The Myth of Tort Reform
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Injuries have many causes, including economic activities: consumers are injured or killed by defective products, workers are hurt on the job, train passengers are injured by derailments, and patients are harmed by medical errors.  Markets provide broad incentives to control the number and costs of such injuries.  For example, employers can save on wage costs by making jobs less hazardous; drivers with good safety records pay lower insurance premiums; and enhanced safety features can give a product a marketing advantage over its competitors.  In addition, the insurance market responds to people's desire to reduce the financial uncertainty associated with potential injuries.

Society uses three tools to augment the safety incentives and insurance opportunities provided by the market: regulation, public compensation programs, and tort liability.  In particular, the U.S. tort liability system is intended to reduce the number of injuries--by providing incentives for individuals and firms to take appropriate care--and to compensate those who are harmed.

"Tort" is defined very broadly in law as an injury to "one's person, reputation or feelings" or damage to "real or personal property." Tort liability is the court-enforced obligation of a "tortfeasor" (injurer) to pay for a victim's losses.

Tort law is almost exclusively contained in state law, and the large majority of tort cases are filed in state courts.  Not surprisingly, therefore, most past efforts to reform the tort liability system in the United States have taken place at the state level.  In particular, most states have adopted one or more reforms favoring defendants during the past 30 years--especially in 1986, when a perceived insurance crisis led to 41 new state laws.  The courts have also taken action at various times: recently, for example, the U.S. Supreme Court reiterated an earlier ruling that the Due Process Clause of the Constitution establishes limits on punitive damages.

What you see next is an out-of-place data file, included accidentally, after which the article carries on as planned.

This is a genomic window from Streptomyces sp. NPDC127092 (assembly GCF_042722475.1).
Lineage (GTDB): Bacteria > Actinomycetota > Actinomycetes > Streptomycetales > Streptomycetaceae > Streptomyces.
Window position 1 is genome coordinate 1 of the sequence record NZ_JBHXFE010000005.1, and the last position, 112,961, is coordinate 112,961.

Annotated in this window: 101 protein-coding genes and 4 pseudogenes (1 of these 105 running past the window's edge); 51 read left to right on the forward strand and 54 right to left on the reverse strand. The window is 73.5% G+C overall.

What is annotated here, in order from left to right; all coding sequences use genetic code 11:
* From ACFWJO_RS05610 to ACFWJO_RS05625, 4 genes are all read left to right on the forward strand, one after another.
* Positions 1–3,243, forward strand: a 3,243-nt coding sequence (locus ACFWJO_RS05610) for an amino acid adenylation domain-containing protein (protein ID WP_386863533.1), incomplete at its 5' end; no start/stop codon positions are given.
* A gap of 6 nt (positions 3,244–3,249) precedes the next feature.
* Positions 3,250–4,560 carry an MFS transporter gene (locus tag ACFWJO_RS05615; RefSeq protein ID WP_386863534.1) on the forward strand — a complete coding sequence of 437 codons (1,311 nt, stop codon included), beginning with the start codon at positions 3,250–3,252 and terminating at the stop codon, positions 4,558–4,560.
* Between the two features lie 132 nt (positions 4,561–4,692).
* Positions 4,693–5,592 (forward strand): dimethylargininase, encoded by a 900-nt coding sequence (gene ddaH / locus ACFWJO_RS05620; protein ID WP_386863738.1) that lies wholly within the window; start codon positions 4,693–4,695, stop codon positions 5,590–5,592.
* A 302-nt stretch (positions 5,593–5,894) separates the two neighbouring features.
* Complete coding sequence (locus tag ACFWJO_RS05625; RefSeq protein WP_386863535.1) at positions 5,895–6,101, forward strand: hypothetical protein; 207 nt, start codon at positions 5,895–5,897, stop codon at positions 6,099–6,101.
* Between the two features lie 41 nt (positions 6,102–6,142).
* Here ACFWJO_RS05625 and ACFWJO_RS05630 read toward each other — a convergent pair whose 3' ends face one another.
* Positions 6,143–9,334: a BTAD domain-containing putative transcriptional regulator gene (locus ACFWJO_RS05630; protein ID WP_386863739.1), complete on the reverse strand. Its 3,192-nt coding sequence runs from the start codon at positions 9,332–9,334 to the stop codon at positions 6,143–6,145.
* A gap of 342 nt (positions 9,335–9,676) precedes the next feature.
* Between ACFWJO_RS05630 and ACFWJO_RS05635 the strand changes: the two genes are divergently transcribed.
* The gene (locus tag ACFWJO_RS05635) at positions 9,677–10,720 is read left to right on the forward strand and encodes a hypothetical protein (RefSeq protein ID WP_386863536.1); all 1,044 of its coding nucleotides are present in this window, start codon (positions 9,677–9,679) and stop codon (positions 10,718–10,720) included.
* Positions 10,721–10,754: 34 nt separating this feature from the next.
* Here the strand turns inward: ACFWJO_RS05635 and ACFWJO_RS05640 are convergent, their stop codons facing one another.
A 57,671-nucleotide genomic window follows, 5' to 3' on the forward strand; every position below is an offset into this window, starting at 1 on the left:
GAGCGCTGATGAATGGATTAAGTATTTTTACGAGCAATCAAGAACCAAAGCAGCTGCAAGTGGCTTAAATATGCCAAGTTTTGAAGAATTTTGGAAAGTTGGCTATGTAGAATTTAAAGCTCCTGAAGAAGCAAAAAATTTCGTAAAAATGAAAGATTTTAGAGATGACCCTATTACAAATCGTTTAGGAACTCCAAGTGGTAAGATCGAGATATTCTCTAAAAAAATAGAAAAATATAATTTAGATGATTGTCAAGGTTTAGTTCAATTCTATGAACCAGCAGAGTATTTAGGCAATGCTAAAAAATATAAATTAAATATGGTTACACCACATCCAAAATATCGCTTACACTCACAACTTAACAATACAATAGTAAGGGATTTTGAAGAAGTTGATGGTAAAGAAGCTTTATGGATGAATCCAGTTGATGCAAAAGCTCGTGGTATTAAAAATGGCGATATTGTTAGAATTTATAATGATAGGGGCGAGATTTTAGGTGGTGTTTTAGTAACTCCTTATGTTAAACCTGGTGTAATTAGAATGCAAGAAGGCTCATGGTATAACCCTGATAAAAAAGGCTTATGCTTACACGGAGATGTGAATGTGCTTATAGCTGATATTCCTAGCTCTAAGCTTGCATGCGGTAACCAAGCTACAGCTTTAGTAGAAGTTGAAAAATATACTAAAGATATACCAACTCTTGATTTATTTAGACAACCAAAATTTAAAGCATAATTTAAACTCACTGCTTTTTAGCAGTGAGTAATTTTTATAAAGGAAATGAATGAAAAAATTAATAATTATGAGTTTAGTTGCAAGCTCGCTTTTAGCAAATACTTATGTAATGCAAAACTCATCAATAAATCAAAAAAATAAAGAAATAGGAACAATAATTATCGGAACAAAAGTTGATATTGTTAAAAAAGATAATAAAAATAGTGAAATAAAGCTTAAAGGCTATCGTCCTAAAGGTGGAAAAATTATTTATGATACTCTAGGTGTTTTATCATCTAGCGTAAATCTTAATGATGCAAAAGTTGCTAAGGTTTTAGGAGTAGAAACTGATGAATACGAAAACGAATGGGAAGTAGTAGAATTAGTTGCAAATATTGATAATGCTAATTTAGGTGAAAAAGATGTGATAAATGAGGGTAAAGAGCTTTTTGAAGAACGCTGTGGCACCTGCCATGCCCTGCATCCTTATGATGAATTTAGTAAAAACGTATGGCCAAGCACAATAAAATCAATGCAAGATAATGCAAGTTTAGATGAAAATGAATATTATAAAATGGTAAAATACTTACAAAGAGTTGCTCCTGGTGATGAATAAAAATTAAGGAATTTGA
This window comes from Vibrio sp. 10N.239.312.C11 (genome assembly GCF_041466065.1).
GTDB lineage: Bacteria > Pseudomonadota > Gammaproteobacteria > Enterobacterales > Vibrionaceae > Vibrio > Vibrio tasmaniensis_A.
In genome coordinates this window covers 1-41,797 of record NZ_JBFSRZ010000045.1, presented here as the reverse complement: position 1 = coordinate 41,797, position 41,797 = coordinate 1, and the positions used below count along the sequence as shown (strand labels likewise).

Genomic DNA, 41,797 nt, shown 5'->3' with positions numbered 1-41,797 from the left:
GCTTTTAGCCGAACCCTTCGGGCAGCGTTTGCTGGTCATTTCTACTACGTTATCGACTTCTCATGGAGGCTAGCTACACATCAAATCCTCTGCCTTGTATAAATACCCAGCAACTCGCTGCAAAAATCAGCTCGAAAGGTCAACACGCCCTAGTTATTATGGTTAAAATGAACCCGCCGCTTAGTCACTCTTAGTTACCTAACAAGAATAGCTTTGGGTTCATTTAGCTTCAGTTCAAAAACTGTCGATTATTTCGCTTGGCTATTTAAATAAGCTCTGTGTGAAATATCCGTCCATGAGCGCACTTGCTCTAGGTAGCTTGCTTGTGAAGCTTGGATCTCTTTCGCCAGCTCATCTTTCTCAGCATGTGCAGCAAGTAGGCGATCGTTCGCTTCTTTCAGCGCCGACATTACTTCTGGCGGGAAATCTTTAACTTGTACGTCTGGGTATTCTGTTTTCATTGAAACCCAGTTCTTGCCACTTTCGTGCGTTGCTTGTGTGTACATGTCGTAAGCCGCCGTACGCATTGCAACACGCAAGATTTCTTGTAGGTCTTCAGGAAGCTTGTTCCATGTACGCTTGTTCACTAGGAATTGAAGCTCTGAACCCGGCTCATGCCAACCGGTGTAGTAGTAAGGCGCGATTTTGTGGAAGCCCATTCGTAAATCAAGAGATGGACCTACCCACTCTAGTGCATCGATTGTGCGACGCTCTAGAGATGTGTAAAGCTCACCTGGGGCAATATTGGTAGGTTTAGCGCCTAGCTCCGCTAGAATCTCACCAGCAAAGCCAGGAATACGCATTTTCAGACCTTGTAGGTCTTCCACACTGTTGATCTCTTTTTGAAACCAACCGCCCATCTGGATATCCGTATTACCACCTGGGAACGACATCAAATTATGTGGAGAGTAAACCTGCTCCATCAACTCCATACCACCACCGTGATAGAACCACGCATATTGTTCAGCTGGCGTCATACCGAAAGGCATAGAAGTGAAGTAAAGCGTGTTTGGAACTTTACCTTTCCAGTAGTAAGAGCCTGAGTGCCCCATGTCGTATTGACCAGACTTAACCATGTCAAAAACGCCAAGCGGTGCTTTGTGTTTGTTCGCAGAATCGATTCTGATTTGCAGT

Still, many critics of the current tort system say that additional federal action is needed for several reasons.  At the general level, they argue that the system's costs are too high, particularly because of excessive transaction costs (mainly compensation to plaintiffs and defendants attorneys) as well as excessive and arbitrary awards for noneconomic losses (pain and suffering) and for punitive damages.  Such high costs sometimes have perverse negative effects on safety, they argue--for example, by discouraging firms from conducting safety research that could create a legal paper trail or by raising the prices of risk-reducing goods and services, such as medical care.  Critics also contend that plaintiffs frequently bring frivolous lawsuits when they know that the defendant is inclined to settle out of court to avoid the costs of litigation.

The tort system's critics also take issue with specific types of cases. They argue that medical malpractice claims are contributing to a crisis in the cost and availability of certain health care services, that claims for exposure to asbestos by people who show no evidence of illness are burdening the courts and pushing firms into bankruptcy, and that misuse of the class-action mechanism is allowing local judges and juries who are biased against distant corporate defendants to bring verdicts that have damaging national implications.

Supporters of the current tort system question the factual basis of some of those criticisms.  They note that the number of tort cases filed nationwide has been falling since 1996.  Moreover, they say, large awards for punitive damages are rare and are often reduced before payment is made.  They further argue that the costs of the tort system are worthwhile given the system's contributions to the social goals of compensating victims, holding injurers responsible for their actions, and improving safety.  Supporters of the present system also maintain that proposed reforms are generally too broad and that fewer negative consequences would occur if the Congress allowed the states and the judiciary to address any real problems that exist.

Related Topics:

Medical Malpractice Reform

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personal injury lawyers
personal injury lawyers
Eckman, Strandness & Egan P.A.A.

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Last modified: Friday, October 24, 2014